Where’s the evidence? Duties of counsel when making allegations of misconduct

Green v Emergency Services Telecommunications Authority [2014] VSCA 207

The Victorian Court of Appeal recently confirmed the importance of counsel’s duty to ensure serious allegations of misconduct are only made if reasonably justified by available material.

The facts

The appellant (Green) worked as a call-taker and fire-dispatcher for the respondent (ESTA). Green claimed  that during the course of her employment she had sustained personal injuries as a result of ESTA’s negligence and/or breach of statutory duty. In particular, Green argued her injuries arose from her work environment on 7 February 2009, or Black Saturday. Following a nine day trial, the jury found that ESTA had not committed negligence or breach of statutory duty.

The Court of Appeal

Green appealed and raised various grounds alleging that the trial had miscarried. However, the focus of the appeal related to two complaints about the conduct of ESTA’s counsel at trial:

  1. ESTA’s counsel had no reasonable basis for his allegation of recent invention, implying that Green had colluded with her solicitor and concocted the argument that her work on Black Saturday was the cause of her injuries.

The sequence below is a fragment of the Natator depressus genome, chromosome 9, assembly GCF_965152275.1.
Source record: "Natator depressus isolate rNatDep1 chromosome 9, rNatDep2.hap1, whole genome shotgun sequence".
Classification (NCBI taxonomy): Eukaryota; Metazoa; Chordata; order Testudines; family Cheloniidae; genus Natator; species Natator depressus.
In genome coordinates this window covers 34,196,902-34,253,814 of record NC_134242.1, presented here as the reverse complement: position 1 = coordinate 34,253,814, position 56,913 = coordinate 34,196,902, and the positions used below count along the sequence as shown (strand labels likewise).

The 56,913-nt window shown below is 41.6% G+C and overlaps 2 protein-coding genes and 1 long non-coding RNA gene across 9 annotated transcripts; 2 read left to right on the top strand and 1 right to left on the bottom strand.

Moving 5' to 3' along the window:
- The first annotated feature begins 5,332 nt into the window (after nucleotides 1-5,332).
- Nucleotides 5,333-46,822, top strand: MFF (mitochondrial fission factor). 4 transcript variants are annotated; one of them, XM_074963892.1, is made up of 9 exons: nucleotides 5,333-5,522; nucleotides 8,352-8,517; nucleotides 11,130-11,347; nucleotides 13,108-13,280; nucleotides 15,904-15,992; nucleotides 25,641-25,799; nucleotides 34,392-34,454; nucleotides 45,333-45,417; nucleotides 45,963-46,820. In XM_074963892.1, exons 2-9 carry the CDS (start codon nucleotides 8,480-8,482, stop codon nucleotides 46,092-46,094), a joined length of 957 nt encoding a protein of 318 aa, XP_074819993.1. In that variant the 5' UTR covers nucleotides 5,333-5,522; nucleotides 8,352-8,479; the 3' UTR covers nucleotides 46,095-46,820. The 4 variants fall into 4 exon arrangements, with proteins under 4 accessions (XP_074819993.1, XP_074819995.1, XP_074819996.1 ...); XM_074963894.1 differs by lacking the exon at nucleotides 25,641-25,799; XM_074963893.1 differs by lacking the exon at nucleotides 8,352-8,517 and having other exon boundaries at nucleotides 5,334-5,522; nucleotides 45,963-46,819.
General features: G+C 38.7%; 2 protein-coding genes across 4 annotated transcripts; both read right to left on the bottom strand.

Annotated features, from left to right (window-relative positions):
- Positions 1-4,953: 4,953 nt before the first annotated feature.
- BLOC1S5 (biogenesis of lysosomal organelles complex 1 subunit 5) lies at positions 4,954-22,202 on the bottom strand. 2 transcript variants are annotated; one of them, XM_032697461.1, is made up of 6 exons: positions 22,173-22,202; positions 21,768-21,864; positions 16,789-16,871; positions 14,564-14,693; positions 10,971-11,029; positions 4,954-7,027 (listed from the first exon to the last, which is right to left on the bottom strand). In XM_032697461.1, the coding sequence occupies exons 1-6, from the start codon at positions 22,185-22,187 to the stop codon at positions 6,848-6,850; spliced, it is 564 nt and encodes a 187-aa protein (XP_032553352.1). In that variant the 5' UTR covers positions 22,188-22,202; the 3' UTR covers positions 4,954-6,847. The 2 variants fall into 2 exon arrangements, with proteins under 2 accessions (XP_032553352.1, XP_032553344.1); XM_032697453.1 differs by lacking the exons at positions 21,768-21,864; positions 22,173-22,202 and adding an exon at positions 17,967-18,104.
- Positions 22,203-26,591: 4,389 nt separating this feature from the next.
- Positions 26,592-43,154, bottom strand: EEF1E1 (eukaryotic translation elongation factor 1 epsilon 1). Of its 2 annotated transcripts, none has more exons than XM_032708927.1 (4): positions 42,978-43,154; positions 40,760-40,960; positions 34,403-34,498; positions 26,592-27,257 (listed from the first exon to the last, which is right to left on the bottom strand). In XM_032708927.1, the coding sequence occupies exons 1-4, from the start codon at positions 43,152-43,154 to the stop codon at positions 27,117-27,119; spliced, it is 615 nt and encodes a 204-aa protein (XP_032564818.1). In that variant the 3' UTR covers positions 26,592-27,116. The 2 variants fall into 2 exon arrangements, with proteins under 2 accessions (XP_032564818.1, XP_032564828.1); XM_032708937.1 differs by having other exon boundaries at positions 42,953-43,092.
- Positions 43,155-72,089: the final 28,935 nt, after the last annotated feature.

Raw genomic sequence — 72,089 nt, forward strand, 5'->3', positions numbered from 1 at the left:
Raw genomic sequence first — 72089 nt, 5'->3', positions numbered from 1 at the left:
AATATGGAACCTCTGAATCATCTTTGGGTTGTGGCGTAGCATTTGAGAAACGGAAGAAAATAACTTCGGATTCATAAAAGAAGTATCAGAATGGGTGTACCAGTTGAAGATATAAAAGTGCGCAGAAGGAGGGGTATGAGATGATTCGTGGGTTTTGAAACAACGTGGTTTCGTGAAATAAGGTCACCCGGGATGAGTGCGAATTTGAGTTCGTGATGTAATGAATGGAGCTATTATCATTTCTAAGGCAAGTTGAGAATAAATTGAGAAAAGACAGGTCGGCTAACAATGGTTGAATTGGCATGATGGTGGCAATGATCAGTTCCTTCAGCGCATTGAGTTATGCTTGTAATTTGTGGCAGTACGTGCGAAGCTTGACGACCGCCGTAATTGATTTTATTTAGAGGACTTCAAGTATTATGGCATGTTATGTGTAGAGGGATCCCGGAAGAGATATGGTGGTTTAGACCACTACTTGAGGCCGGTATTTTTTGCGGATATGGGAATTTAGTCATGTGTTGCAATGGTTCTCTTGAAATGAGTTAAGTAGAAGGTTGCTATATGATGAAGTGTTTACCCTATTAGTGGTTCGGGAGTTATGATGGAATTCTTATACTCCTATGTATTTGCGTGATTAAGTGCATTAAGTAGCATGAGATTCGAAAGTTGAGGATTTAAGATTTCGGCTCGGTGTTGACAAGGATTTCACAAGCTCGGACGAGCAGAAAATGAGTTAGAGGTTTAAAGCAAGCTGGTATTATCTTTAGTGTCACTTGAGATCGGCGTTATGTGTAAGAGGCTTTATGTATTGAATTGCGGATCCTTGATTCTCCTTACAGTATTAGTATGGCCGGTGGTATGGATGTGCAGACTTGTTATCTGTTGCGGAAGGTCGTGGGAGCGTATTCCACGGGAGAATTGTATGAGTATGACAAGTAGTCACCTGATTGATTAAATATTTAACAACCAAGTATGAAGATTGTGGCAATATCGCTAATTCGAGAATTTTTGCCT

2. Cross-examination of Green about her medical histories was unfair as they were selectively quoted to give the impression that Green had not raised Black Saturday as a potential cause of her injuries.

The Court of Appeal (Ashley, Priest and Santamaria JJA) found in favour of Green and allowed the appeal. The Court focused on the first of the appellant’s complaints.

The Court found that, while ESTA’s counsel had not put the allegation directly to Green, the nature of the questioning in cross-examination insinuated that Green had colluded with her solicitors to concoct her story. In response, during the trial, counsel for Green provided opposing counsel with documents that showed Green had raised Black Saturday with two previously engaged solicitors, prior to raising the issue with her current solicitor.

Counsel for ESTA did not correct the allegation and repeated it in closing submissions, asserting that Green had said nothing about Black Saturday to her earlier solicitors.

The Court stated that such a serious allegation could never be made without a solid foundation. Serious allegations of misconduct must not be made by counsel unless reasonably justified by the material available to them.

Such an obligation arises from counsel’s paramount duty to the Court and to truth and justice. The Court found that once ESTA’s counsel was provided material that showed the allegation could not be maintained, it should have been withdrawn.

The Court was critical of the failure of Green’s trial counsel to recall Green or call her current solicitor to refute the allegation. However, their Honours found that there had been a substantial miscarriage of justice, notwithstanding the inaction of Green’s trial counsel. The actions of ESTA’s trial counsel had caused irreparable damage to Green’s case, whether or not the jury’s finding was open on the evidence.

Discussion

The decision is an important reminder of counsel’s duty to ensure serious allegations are based on solid evidentiary foundations.